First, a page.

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Researchers highlight that Bitcoin hosting centralization makes it vulnerable to routing attacks.
Bitcoin scams and frauds
Researchers have found that the extreme efficiency of Internet routing attacks and the centralization of the Bitcoin network in few networks worldwide could make it susceptible to routing attacks.
Their submission is based on two identified characteristics that may make it relatively easy for a malicious Internet Service provider ISP to intercept a lot of Bitcoin traffic.
To start with, most Bitcoin nodes are hosted in few ISPs - 13 ISPs (0.026 percent of all ISPs) host 30 percent of the entire Bitcoin network. Secondly, most of the traffic exchanged between Bitcoin nodes traverse few ISPs and three ISPs can see 60 percent of all Bitcoin traffic.
Bitcoin constitutes a target of choice for attackers already but while many attack vectors have already been uncovered. Maria Apostolaki and Laurent Vanbever of ETH Zürich and Aviv Zohar of Hebrew University find that one important vector has been left out: attacking the currency via the Internet routing infrastructure itself.
The researchers note in their report:
“As Bitcoin connections are routed over the Internet - in clear text and without integrity checks - any third-party on the forwarding path can eavesdrop, drop, modify, inject,
or delay Bitcoin messages such as blocks or transactions.”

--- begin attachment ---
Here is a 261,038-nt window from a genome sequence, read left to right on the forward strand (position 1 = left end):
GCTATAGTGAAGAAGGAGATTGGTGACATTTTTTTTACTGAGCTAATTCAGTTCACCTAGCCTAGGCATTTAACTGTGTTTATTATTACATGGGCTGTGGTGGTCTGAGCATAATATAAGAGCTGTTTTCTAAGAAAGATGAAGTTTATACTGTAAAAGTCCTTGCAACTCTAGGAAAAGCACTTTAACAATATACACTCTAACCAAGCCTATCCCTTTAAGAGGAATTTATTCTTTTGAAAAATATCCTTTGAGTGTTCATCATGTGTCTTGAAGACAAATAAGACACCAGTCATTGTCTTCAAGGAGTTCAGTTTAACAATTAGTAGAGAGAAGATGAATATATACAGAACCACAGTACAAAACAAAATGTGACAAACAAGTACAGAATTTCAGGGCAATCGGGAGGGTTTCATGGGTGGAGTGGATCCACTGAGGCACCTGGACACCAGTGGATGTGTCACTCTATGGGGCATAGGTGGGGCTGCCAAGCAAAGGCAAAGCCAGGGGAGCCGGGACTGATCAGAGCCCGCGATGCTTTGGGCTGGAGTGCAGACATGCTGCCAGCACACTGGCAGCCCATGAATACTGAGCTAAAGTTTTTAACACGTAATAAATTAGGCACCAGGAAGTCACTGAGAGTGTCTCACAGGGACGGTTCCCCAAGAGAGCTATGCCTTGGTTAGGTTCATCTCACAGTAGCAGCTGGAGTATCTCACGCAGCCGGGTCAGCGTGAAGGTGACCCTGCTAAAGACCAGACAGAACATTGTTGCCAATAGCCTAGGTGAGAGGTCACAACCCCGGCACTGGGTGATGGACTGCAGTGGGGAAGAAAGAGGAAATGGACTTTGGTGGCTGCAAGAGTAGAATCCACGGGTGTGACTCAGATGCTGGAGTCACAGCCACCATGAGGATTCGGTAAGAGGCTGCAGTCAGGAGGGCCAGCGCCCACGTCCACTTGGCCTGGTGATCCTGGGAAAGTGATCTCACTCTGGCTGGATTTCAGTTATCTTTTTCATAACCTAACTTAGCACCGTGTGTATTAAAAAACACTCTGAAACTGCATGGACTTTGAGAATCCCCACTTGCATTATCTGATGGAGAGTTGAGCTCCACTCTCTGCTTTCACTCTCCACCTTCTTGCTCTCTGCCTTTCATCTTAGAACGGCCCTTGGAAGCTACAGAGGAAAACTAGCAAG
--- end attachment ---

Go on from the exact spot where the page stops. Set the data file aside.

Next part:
They added that detecting such attackers is challenging because it requires inferring the exact forwarding paths taken by the Bitcoin traffic using measurements (e.g., traceroute) or routing data (BGP announcements), both of which can be forged.
The routing attacks against Bitcoin are made possible by two key characteristics of the Internet’s infrastructure: the efficiency of routing manipulation (BGP hijacks) and the centralization of Bitcoin from the routing perspective.
The attack happens by performing a partitioning attack which diverts relevant Bitcoin traffic using BGP hijacking. The BGP is the de-facto routing protocol that regulates how IP packets are forwarded on the Internet - for all the prefixes pertaining to the Bitcoin nodes to be isolated. As a result, the attacker receives all the traffic destined to these prefixes and splits them into two packet streams: relevant and irrelevant.
In the latter phase, the attacker cuts all vulnerable connections that cross the partition to create leakage points. These nodes are connected to the rest of the network via stealth connections.
One of the reasons why routing attacks have been overlooked in Bitcoin is that they are often considered too challenging to be practical.
Even ignoring detectability, mitigating network attacks is hard as it is essentially a human-driven process consisting of filtering, routing around or disconnecting the attacker.
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